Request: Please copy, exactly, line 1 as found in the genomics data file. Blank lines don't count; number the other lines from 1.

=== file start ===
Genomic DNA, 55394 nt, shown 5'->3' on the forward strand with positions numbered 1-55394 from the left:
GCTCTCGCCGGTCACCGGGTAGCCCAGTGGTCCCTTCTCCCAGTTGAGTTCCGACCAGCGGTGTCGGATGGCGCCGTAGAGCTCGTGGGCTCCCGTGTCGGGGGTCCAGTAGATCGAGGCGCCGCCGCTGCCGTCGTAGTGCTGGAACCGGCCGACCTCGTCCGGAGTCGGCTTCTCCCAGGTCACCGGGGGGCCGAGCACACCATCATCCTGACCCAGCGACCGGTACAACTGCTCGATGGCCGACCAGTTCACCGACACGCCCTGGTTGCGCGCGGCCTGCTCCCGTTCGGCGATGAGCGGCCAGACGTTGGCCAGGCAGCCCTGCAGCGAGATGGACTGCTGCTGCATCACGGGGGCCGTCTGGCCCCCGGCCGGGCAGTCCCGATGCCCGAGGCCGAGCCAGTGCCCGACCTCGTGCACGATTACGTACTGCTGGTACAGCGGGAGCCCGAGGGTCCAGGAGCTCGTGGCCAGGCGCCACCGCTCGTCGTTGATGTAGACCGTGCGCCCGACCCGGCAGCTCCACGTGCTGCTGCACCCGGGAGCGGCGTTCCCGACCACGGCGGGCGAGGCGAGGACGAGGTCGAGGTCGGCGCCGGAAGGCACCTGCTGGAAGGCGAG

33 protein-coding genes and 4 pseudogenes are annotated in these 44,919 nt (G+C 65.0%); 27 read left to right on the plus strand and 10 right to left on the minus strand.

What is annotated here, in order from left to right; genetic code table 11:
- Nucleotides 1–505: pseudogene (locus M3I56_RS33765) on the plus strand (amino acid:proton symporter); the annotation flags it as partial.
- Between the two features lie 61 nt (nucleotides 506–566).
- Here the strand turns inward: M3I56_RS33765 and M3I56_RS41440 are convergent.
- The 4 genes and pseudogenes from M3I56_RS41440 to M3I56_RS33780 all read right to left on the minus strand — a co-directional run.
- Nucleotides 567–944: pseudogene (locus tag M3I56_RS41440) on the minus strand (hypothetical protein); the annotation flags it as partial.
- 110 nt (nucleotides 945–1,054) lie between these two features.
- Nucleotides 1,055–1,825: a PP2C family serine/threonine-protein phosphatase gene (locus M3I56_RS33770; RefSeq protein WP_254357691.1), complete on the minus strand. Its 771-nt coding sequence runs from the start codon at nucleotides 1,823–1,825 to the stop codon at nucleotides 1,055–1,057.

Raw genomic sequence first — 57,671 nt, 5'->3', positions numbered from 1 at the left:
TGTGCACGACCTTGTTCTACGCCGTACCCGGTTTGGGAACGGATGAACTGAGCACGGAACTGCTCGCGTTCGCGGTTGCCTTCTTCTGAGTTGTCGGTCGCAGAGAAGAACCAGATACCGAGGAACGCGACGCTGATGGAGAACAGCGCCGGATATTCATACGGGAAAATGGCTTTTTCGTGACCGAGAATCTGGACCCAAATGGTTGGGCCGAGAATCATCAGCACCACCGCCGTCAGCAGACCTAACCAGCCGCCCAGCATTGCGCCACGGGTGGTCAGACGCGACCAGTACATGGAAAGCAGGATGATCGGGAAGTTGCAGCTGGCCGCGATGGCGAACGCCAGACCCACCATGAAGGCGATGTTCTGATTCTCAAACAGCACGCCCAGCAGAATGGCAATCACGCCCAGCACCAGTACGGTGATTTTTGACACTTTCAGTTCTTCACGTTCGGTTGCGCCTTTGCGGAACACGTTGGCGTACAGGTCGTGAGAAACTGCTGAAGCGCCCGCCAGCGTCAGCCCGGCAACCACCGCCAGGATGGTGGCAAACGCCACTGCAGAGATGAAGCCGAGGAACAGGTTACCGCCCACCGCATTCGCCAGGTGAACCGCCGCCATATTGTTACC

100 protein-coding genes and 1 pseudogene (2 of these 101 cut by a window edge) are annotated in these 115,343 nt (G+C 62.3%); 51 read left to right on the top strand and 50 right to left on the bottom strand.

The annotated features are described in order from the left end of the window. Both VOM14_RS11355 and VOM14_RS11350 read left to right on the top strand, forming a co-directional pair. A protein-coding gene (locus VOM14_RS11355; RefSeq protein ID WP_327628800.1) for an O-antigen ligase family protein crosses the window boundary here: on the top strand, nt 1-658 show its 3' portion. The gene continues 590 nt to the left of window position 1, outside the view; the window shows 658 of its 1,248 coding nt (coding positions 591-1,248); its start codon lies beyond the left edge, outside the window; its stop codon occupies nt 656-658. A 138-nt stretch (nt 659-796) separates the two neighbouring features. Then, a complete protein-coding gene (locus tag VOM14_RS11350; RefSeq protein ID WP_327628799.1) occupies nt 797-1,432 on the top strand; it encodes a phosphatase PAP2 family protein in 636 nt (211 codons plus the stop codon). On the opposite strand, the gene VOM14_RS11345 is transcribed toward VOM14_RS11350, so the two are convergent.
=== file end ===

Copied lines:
Genomic DNA, 55394 nt, shown 5'->3' on the forward strand with positions numbered 1-55394 from the left: